Tuesday, 26 April 2016

'Wild Swans' by Jessica Spotswood

*This review will contain spoilers!*

First things first, I need to thank Sourcebooks Fire for accepting my request to view this title on NetGalley, and to NetGalley for the service that they provide. 
'Here in Cecil, girls are still expected to be nice. Quiet. All sugar. Maybe a little spice.
But not us. We Milbourn women are a complicated lot.' 
I loved the first two books in Jessica Spotswood's Cahill Witch Chronicles, but I've been too nervous to read the third one (you guys should know by now that I struggle with finishing series!), so when I saw that there was a new Jessica Spotswood novel and it was a standalone? I was beyond excited.
Combine that with the gorgeous cover? As soon as I saw 'Wild Swans' up on NetGalley, I pressed the 'Request now' button faster than the speed of light.

Ivy Milbourn was abandoned by her mother when she was just two years old, and she's been raised by her grandfather ever since. Ivy never knew why her mother left her, but she thought it must have something to do with the Milbourn legacy: all their female ancestors have been extremely talented, but doomed. Their great-grandmother Dorothea, the popular poet who was shot dead by her lover's wife. Ivy's grandmother Grace, a renowned artist, who took her own life by walking out into the sea that had always been her subject. Understandably, Ivy's mother, Erica, must have felt a lot of pressure in her youth: pressure that Ivy is now experiencing first hand.
Ivy can't find her talent. She doesn't have an innate gift for anything. No matter how many after school classes or summer courses she participates in, nothing sticks out for her. She doesn't enjoy art, and while she likes writing poetry it isn't what she wants to do with her life. All Ivy really wants to do is swim, but that's just not what's expected of a Milbourn girl. Her grandfather pushes her extremely hard, trying to get her to do everything to the best of her abilities, but all it's really doing is putting a ridiculous amount of pressure on her.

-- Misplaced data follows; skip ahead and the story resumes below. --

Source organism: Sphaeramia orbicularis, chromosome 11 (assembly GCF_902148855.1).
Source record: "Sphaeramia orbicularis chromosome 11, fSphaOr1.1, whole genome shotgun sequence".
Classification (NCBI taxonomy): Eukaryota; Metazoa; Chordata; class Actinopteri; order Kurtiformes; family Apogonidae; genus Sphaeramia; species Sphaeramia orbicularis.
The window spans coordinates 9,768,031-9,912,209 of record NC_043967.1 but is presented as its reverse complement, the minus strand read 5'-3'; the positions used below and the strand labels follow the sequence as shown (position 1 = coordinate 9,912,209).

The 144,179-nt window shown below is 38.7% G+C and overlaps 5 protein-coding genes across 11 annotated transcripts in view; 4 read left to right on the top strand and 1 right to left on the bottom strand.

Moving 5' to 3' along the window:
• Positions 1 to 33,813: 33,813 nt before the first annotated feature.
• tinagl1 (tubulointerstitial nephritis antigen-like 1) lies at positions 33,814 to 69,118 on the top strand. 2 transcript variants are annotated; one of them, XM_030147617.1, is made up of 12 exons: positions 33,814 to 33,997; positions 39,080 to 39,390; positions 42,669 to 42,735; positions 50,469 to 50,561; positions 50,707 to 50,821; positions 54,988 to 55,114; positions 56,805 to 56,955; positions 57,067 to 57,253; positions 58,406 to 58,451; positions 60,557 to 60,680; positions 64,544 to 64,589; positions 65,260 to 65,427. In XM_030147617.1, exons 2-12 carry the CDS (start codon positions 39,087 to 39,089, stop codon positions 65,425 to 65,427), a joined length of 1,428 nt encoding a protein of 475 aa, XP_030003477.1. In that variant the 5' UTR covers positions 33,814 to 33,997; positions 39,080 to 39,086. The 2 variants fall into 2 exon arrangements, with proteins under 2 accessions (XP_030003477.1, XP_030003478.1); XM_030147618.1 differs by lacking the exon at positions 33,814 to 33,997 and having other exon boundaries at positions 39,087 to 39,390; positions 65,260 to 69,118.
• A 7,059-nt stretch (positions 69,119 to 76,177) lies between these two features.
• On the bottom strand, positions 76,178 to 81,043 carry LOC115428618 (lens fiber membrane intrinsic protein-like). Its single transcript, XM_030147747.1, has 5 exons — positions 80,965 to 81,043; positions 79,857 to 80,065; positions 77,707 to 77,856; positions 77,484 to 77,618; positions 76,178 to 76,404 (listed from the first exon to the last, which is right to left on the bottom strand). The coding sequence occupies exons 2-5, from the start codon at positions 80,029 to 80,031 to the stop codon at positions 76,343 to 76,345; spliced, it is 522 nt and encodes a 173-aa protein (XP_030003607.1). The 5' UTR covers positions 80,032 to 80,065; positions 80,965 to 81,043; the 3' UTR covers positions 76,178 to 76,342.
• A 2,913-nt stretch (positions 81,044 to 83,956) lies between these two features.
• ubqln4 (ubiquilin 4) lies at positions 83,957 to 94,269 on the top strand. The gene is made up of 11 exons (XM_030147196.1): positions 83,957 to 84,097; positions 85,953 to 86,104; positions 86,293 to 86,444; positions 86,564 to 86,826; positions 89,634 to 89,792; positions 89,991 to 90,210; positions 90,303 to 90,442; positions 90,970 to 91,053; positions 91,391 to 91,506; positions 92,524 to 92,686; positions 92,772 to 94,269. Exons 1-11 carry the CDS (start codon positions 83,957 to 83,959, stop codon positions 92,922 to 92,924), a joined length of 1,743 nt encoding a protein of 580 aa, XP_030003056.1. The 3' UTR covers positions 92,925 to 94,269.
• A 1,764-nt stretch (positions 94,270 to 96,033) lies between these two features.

After deciding to take a summer free from courses to just focus on her swimming, imagine Ivy's dismay when she discovers her mother is returning home. Her husband is divorcing her, and her and her two children - Ivy's sisters - have nowhere else to go. Ivy doesn't want to see her mother, and is apprehensive about becoming a sister, but her grandfather wants to give Erica a chance, so Ivy begrudgingly agrees.
As well as needing to deal with her mother arriving on the scene, Ivy is having boy troubles. Alex, their housemaid's son, has been her best friend since they were very young, but he's developed feelings for her. Ivy doesn't want to risk ruining their friendship, so she tells Alex nothing can ever happen between them: she doesn't have time for a boyfriend anyway, what with trying to find her Milbourn talent and dealing with her crazy family situation. But then Connor, one of her granddad's literature students, shows up at her house to take part in a summer project, and Alex hates the fact that Ivy's found someone she's interested in.
I really appreciated the fact that there was so much going on in this book, because it was realistic. I frequently find that when I'm reading YA the characters are dealing with one problem or another: divorce OR struggling with school, relationship issues OR an absent mother. There are not many books that show teenage characters dealing with a wide variety of problems and coping! But Ivy keeps her head on her shoulders, and she doesn't go out drinking or taking drugs - she just cares for her sisters and tries to keep them unharmed by her mother's issues.